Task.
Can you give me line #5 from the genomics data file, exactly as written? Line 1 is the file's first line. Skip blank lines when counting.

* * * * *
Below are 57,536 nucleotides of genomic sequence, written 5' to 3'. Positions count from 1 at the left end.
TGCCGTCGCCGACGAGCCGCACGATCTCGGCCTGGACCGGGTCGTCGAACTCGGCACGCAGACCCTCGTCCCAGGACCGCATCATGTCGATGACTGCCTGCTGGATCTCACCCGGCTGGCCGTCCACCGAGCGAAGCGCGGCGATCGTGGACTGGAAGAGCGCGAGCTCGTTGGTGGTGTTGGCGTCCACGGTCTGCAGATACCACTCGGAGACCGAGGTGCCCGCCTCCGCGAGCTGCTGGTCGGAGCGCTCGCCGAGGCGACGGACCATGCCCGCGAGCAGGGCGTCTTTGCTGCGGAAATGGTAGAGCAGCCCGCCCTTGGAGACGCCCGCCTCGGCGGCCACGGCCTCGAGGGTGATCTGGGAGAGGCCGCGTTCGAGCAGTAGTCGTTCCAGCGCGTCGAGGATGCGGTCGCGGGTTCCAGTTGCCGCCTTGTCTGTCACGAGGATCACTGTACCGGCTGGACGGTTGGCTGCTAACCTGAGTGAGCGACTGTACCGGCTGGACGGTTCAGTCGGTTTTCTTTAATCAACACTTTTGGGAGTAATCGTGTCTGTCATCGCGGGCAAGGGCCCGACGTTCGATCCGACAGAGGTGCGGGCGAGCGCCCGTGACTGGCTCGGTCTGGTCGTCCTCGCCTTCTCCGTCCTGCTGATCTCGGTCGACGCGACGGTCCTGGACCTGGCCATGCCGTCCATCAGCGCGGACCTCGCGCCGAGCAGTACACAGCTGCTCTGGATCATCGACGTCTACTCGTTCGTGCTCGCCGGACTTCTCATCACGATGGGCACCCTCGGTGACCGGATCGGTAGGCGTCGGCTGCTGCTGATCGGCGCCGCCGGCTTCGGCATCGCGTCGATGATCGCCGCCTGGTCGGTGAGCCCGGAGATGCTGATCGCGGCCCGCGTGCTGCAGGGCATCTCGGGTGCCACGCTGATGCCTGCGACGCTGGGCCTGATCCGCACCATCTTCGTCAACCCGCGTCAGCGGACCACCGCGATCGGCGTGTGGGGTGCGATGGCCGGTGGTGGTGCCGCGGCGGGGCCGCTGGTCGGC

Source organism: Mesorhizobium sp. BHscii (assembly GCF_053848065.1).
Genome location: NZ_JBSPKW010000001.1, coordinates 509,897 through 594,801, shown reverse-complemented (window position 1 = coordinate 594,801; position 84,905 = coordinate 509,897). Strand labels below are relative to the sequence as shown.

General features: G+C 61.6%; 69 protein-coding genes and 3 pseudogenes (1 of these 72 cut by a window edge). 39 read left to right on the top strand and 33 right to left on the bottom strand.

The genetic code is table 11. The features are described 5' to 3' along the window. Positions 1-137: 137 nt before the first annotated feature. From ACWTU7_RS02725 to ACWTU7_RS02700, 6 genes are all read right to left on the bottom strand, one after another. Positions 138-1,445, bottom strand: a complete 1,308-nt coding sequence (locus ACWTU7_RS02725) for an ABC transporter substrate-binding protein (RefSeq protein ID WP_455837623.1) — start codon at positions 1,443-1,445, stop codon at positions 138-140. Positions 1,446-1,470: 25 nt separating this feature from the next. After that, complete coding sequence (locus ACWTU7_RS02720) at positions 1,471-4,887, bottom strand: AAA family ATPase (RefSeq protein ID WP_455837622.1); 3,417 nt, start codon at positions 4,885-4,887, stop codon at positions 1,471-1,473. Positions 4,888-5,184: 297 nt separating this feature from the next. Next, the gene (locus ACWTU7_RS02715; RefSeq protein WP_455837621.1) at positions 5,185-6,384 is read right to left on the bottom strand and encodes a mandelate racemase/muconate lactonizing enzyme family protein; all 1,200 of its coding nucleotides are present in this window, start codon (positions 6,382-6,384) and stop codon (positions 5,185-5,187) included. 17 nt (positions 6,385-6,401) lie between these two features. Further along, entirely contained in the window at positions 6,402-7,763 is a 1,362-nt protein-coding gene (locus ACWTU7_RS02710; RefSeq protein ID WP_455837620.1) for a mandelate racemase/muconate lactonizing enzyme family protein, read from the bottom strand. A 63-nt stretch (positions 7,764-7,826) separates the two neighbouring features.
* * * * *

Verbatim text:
General features: G+C 61.6%; 69 protein-coding genes and 3 pseudogenes (1 of these 72 cut by a window edge). 39 read left to right on the top strand and 33 right to left on the bottom strand.